Vysis ROS1 Break Apart FISH Probe Kit

For more information, contact Abbott.


The Vysis ROS1 Break Apart FISH Probe Kit uses Fluorescence in situ hybridization (FISH) technology to detect ROS1 gene rearrangements at 6q22 involving the receptor tyrosine kinase (ROS1) gene.

Rearrangement of the ROS1 gene occurs in:





  • 0.2%-2.4% of Colorectal Cancers (CRC),
  • 1%-2% of Non-Small Cell Lung Cancer (NSCLC) leading to its oncogenic activation
  • Gastric Adenocarcinoma
  • Various types of melanoma, inflammatory myofibroblastic tumor, and angiosarcoma
  • Epithelioid hemangioendothelioma.




Intended Use

The Vysis ROS1 Break Apart FISH Probe Kit is a qualitative test designed to identify acquired pathogenetic alterations of the ROS1 gene at the 6q22 location via fluorescence in situ hybridization (FISH) in formalin-fixed, paraffin-embedded (FFPE) human specimens.

ROS1 analysis by FISH is used in conjunction with other clinical and diagnostic information and is not to be used as the sole basis for diagnosis or therapy decisions. This test can be performed manually or in semi-automated format.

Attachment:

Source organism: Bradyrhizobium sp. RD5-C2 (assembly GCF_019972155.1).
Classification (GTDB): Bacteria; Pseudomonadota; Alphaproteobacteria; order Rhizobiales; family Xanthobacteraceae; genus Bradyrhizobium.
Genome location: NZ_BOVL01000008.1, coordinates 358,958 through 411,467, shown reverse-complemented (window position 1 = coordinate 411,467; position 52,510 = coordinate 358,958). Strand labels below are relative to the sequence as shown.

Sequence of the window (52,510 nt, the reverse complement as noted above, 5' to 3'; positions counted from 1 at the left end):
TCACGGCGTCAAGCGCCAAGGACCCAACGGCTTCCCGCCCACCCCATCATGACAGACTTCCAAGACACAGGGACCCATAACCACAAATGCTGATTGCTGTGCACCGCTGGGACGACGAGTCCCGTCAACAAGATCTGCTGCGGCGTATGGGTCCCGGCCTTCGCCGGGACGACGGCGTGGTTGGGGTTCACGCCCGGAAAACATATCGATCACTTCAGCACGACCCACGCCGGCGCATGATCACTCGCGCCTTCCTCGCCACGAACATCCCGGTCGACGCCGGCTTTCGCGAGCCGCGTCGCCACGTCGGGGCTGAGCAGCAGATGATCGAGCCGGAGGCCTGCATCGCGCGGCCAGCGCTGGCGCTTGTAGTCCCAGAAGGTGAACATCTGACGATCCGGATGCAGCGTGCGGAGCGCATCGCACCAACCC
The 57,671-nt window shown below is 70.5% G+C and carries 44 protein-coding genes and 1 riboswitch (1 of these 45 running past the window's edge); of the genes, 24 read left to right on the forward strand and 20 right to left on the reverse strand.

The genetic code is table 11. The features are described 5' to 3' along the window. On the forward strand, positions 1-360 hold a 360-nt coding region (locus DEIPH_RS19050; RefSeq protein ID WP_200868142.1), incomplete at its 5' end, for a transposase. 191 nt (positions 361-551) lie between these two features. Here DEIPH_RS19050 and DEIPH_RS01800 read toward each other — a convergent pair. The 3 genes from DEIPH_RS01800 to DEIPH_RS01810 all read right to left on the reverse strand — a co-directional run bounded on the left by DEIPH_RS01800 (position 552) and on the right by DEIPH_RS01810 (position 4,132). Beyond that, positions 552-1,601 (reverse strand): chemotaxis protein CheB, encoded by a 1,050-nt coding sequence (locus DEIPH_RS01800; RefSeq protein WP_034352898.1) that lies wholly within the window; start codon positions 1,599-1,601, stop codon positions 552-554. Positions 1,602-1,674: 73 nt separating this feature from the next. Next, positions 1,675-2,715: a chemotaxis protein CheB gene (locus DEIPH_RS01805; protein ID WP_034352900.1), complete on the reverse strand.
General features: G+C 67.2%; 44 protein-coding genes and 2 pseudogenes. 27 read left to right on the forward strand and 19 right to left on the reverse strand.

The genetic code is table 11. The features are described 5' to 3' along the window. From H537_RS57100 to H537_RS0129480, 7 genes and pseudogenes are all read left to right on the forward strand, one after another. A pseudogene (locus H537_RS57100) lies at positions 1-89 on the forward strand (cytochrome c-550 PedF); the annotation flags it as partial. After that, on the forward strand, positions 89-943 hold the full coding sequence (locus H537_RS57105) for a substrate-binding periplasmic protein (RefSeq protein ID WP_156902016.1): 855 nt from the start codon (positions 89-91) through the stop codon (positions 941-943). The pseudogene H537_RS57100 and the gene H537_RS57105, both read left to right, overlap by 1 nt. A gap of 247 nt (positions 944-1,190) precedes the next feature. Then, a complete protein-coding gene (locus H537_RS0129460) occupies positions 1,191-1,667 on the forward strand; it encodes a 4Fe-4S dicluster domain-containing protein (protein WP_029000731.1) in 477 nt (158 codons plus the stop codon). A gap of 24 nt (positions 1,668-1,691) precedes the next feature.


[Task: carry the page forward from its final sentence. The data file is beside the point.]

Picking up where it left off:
Probe Description

This probe kit consists of two fluorophore-labeled DNA probes in TE buffer containing blocking DNA:


  • Vysis 6q22 ROS1 (Cen) SpectrumGreen probe [3′]
  • Vysis 6q22 ROS1(Tel) SpectrumOrange probe [5′]


The Vysis ROS1 Break Apart FISH Probe Kit consists of two separate probes, located 3' and 5' of the common breakpoint region of the ROS1 gene.

To learn more about Vysis ROS1 Break Apart FISH Probe Kit, please visit: https://www.molecular.abbott/int/en/products/oncology/vysis-ROS1-break-apart-fish-probe-kit

Example of the Rearrangement Signal (Left): The signal pattern observed in a cell line containing the ROS1 rearrangement is represented by at least one green/orange (yellow) fusion signal. In addition, a single green (1G) and a single orange (1O) is also visible (green and orange signals separated by a distance of 1 or more signal diameters).

Example of the Non-Rearrangement Signal (Right): Fused green/orange signals are observed. The signals are either overlapping (appearing as a yellow signal), adjacent or are less than 1 signal diameter apart.